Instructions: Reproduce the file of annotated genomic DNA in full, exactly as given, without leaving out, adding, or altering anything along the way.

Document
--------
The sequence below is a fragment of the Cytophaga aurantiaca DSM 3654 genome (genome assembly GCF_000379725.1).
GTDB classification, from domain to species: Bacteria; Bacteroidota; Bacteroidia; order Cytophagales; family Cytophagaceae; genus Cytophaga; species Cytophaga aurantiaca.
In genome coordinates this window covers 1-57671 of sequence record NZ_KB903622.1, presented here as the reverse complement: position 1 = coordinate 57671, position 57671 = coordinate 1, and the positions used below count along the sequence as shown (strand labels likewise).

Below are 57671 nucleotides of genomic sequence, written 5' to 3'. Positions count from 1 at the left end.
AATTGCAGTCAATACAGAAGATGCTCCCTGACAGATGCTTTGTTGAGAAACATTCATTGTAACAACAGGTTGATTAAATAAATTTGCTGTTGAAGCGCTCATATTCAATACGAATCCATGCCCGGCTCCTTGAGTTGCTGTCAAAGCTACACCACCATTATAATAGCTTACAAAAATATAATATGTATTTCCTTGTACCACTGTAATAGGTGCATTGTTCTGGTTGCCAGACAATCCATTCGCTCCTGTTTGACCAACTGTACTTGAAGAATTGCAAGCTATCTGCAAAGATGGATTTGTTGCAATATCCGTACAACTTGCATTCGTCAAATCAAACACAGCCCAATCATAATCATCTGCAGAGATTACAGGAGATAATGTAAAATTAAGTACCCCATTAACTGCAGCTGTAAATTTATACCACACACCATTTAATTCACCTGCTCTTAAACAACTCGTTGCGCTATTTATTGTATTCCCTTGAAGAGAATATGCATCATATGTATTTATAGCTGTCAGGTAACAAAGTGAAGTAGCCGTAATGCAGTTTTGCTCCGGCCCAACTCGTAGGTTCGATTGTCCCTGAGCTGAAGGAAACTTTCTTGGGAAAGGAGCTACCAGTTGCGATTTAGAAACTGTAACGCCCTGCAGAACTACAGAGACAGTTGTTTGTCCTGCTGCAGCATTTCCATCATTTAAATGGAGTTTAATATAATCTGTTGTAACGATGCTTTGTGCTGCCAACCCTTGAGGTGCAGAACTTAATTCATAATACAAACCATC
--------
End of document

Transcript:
The sequence below is a fragment of the Cytophaga aurantiaca DSM 3654 genome (genome assembly GCF_000379725.1).
GTDB classification, from domain to species: Bacteria; Bacteroidota; Bacteroidia; order Cytophagales; family Cytophagaceae; genus Cytophaga; species Cytophaga aurantiaca.
In genome coordinates this window covers 1-57671 of sequence record NZ_KB903622.1, presented here as the reverse complement: position 1 = coordinate 57671, position 57671 = coordinate 1, and the positions used below count along the sequence as shown (strand labels likewise).

Below are 57671 nucleotides of genomic sequence, written 5' to 3'. Positions count from 1 at the left end.
AATTGCAGTCAATACAGAAGATGCTCCCTGACAGATGCTTTGTTGAGAAACATTCATTGTAACAACAGGTTGATTAAATAAATTTGCTGTTGAAGCGCTCATATTCAATACGAATCCATGCCCGGCTCCTTGAGTTGCTGTCAAAGCTACACCACCATTATAATAGCTTACAAAAATATAATATGTATTTCCTTGTACCACTGTAATAGGTGCATTGTTCTGGTTGCCAGACAATCCATTCGCTCCTGTTTGACCAACTGTACTTGAAGAATTGCAAGCTATCTGCAAAGATGGATTTGTTGCAATATCCGTACAACTTGCATTCGTCAAATCAAACACAGCCCAATCATAATCATCTGCAGAGATTACAGGAGATAATGTAAAATTAAGTACCCCATTAACTGCAGCTGTAAATTTATACCACACACCATTTAATTCACCTGCTCTTAAACAACTCGTTGCGCTATTTATTGTATTCCCTTGAAGAGAATATGCATCATATGTATTTATAGCTGTCAGGTAACAAAGTGAAGTAGCCGTAATGCAGTTTTGCTCCGGCCCAACTCGTAGGTTCGATTGTCCCTGAGCTGAAGGAAACTTTCTTGGGAAAGGAGCTACCAGTTGCGATTTAGAAACTGTAACGCCCTGCAGAACTACAGAGACAGTTGTTTGTCCTGCTGCAGCATTTCCATCATTTAAATGGAGTTTAATATAATCTGTTGTAACGATGCTTTGTGCTGCCAACCCTTGAGGTGCAGAACTTAATTCATAATACAAACCATC